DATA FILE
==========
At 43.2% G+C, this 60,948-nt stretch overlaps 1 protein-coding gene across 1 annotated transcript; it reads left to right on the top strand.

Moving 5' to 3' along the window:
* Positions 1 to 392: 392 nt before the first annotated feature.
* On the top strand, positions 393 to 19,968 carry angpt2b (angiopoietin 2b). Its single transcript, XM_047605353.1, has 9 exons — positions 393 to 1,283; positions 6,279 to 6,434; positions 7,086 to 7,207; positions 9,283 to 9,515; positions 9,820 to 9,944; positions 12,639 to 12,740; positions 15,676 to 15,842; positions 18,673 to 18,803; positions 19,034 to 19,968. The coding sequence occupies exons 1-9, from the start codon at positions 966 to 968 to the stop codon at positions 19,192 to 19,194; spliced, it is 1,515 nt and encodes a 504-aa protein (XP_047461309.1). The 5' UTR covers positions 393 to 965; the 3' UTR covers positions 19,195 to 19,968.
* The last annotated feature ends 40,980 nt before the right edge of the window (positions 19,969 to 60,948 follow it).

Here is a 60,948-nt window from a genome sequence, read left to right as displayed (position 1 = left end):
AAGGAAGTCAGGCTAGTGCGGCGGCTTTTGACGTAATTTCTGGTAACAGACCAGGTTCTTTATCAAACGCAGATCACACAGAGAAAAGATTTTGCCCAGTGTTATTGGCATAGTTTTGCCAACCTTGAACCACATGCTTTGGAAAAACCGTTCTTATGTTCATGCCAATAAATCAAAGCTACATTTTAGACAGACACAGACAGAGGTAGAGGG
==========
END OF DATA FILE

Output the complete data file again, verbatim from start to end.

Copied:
At 43.2% G+C, this 60,948-nt stretch overlaps 1 protein-coding gene across 1 annotated transcript; it reads left to right on the top strand.

Moving 5' to 3' along the window:
* Positions 1 to 392: 392 nt before the first annotated feature.
* On the top strand, positions 393 to 19,968 carry angpt2b (angiopoietin 2b). Its single transcript, XM_047605353.1, has 9 exons — positions 393 to 1,283; positions 6,279 to 6,434; positions 7,086 to 7,207; positions 9,283 to 9,515; positions 9,820 to 9,944; positions 12,639 to 12,740; positions 15,676 to 15,842; positions 18,673 to 18,803; positions 19,034 to 19,968. The coding sequence occupies exons 1-9, from the start codon at positions 966 to 968 to the stop codon at positions 19,192 to 19,194; spliced, it is 1,515 nt and encodes a 504-aa protein (XP_047461309.1). The 5' UTR covers positions 393 to 965; the 3' UTR covers positions 19,195 to 19,968.
* The last annotated feature ends 40,980 nt before the right edge of the window (positions 19,969 to 60,948 follow it).

Here is a 60,948-nt window from a genome sequence, read left to right as displayed (position 1 = left end):
AAGGAAGTCAGGCTAGTGCGGCGGCTTTTGACGTAATTTCTGGTAACAGACCAGGTTCTTTATCAAACGCAGATCACACAGAGAAAAGATTTTGCCCAGTGTTATTGGCATAGTTTTGCCAACCTTGAACCACATGCTTTGGAAAAACCGTTCTTATGTTCATGCCAATAAATCAAAGCTACATTTTAGACAGACACAGACAGAGGTAGAGGG